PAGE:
Gas-powered, self-propelled, passenger railcars were added in 1925; and, after Pullman service was discontinued, CWR steam passenger trains ran only when the motorcars were out of service for maintenance. The passenger coaches were scrapped in 1949. The motorcars were nicknamed "Skunks" because people said, "You can smell 'em before you can see 'em." In 1965 the line reintroduced summer steam passenger service between Fort Bragg and Willits with "Super Skunk" Baldwin-built steam locomotive No.45 pulling four former Erie Lackawanna Railway 72-foot (22 m) Stillwell coaches built in 1926. That train was discontinued in 2001, then revived in September 2006. No.45 continues to power excursion trains from Fort Bragg, California as far as Northspur, California, the CWR's midpoint, on selected weekends summer to early autumn.
Without the considerable revenue lumber and general merchandise freight once contributed to the bottom line, maintaining the railway through such rugged terrain is a major undertaking, both logistically and financially, and service is not always available for the full trip from Fort Bragg to Willits, California. However, shorter trips to intermediate points usually run year-round.
The railroad has also been featured in several movies, including The Signal Tower (1924), Racing with the Moon (1984), and The Majestic (2001). The M-300 railcar also appears in the 2019 video game Transport Fever 2, the 2016 video game Transport Fever and the 2014 video game Train Fever, as the first multiple unit that can be built, even carrying the railroad's familiar skunk mascot.
Tunnel No. 1 closures
Beginning April 11, 2013, the railroad was in a crisis following the partial collapse of Tunnel No. 1 which buried nearly 50 feet (15 m) of its 1,200 feet (370 m) of track under rocks and soil, the third major collapse in the over 100-year-old tunnel's history. Without sufficient cash reserves to finance the excavation the railroad announced a fundraising campaign on June 7, selling lifetime passes and seeking private donations to meet a goal set at $300,000, the estimated cost to remove the blockage and repair the tunnel walls. The announcement explicitly stated that if some manner of external funding was not secured it would have no option but to cease operations permanently. On June 19, Save the Redwoods League announced an offer to pay the amount required to meet the fundraising goal in exchange for a conservation easement along the track's 40-mile (64 km) right-of-way. The acceptance of the offer allowed the railroad to resume full service in August 2013.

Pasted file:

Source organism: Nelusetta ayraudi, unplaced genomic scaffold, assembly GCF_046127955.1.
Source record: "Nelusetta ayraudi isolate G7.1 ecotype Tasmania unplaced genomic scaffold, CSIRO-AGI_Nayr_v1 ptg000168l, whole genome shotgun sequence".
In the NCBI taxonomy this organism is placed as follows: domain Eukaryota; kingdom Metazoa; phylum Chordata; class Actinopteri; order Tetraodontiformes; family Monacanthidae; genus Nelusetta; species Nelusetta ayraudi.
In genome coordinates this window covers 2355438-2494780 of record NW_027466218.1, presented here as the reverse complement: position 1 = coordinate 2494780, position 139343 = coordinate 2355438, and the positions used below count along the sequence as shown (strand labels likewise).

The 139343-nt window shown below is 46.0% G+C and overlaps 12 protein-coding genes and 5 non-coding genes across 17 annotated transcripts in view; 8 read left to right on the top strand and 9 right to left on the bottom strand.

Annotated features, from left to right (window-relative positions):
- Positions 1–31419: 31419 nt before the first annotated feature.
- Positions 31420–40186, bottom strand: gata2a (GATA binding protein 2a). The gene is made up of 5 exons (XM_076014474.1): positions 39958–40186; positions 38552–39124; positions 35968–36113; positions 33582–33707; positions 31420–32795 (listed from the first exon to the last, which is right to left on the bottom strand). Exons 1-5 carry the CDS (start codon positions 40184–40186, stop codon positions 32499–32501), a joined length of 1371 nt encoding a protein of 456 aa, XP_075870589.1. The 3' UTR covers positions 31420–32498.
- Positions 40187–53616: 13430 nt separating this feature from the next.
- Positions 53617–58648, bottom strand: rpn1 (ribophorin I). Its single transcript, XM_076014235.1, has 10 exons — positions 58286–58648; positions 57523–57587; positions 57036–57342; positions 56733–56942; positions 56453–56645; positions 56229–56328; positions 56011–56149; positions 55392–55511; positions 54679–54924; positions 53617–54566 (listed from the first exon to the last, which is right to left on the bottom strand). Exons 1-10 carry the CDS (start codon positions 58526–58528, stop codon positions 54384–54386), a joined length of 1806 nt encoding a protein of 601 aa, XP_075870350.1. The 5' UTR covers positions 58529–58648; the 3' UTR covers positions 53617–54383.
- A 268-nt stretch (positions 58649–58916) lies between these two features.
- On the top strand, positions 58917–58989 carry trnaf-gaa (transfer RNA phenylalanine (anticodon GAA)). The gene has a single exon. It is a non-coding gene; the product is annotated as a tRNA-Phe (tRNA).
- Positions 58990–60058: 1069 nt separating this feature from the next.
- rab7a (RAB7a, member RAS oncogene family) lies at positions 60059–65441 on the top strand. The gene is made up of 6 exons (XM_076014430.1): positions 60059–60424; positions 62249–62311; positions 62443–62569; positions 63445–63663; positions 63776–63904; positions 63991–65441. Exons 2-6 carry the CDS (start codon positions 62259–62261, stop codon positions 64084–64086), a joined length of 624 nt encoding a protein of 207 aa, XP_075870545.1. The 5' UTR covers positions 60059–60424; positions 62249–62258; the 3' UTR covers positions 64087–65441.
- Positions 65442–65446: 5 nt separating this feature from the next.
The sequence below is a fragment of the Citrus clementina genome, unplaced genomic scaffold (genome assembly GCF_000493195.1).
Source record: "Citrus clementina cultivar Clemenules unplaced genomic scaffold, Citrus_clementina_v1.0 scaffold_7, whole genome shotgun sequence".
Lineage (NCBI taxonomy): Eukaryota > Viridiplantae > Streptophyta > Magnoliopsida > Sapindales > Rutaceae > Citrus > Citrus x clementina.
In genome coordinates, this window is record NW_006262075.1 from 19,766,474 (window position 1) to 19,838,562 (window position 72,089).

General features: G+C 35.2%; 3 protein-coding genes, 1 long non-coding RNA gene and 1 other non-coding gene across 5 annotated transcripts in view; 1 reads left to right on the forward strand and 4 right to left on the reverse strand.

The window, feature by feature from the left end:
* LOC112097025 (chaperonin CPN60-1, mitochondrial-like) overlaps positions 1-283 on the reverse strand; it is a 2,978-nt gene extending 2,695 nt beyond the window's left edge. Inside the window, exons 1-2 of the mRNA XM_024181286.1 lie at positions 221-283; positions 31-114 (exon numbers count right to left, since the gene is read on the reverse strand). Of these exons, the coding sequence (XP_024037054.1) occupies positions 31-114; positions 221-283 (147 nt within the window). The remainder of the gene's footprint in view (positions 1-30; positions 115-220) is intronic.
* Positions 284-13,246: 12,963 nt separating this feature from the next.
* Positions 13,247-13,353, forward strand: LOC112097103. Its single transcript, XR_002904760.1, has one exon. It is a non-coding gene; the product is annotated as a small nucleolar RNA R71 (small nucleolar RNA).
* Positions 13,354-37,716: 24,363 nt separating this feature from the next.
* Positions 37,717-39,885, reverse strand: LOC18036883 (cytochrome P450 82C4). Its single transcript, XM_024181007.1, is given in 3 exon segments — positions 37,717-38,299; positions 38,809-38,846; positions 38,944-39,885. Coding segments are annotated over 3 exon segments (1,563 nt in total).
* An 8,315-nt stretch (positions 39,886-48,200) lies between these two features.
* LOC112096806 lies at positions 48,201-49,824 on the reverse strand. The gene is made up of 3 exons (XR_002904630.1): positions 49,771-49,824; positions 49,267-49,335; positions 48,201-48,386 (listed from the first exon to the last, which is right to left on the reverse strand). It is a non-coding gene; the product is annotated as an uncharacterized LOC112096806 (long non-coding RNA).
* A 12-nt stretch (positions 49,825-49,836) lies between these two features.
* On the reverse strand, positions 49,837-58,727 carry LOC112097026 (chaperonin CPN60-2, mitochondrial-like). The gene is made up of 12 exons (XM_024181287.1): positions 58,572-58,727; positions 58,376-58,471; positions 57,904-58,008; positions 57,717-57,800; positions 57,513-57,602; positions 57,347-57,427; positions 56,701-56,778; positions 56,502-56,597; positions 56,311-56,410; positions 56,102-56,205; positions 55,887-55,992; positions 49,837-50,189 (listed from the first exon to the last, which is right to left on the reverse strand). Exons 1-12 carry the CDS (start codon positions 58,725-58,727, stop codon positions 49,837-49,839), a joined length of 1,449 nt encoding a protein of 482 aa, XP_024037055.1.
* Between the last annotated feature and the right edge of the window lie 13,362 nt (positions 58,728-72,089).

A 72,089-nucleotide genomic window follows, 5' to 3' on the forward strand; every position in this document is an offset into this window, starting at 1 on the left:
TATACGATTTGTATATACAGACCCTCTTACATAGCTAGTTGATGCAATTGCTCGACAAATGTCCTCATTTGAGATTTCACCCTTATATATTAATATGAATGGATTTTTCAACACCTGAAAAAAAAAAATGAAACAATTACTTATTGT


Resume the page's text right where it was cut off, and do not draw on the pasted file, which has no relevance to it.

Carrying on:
Tunnel No. 1 was once again closed in 2016 after sustaining damage from the 2015–16 El Nino, but the railway was left in a better position, having equipment at the Willits depot to allow the running of half-routes to the Northspur Junction and back (which was not the case during the 2013 crisis); trains from Fort Bragg are limited to running only 3.5 miles (5.6 km) to the Glen Blair Junction (one hour round trip) before returning to the depot, officially called the "Pudding Creek Express."
No announcements regarding the status of Tunnel No. 1 have been made since 2015, though the railroad is fully committed to its reopening. Both tunnel collapses were the related to the hillside, which has a history of instability dating back to its construction in 1893.
The railroad applied for a United States Department of Transportation BUILD grant in 2018 to fund tunnel repairs and replace over 30,000 ties made of chromated copper arsenate installed by Kyle Railways; this grant was denied in February 2019, but the request was reportedly in the top-third of those sent, and the Department of Transportation encouraged the railroad to re-apply. The railroad also planned to address deferred maintenance issues, and upgrade its tracks for commuter and freight service in anticipation of the reopening of the Northwestern Pacific to Willits and the potential extension of Sonoma–Marin Area Rail Transit (SMART) to Willits. Had the grant been approved, reconstruction of Tunnel #1 would have begun in 2019 and be complete by 2021, while tie replacement would have lasted until 2024. However in 2019, the city of Fort Bragg did contribute funds to the project.
The railroad plans to repair the tunnel in 2022.
|1||Baldwin Locomotive Works||0-4-0T||1885||7831||purchased 1905 sold 1906 to Standish & Hickey Lumber|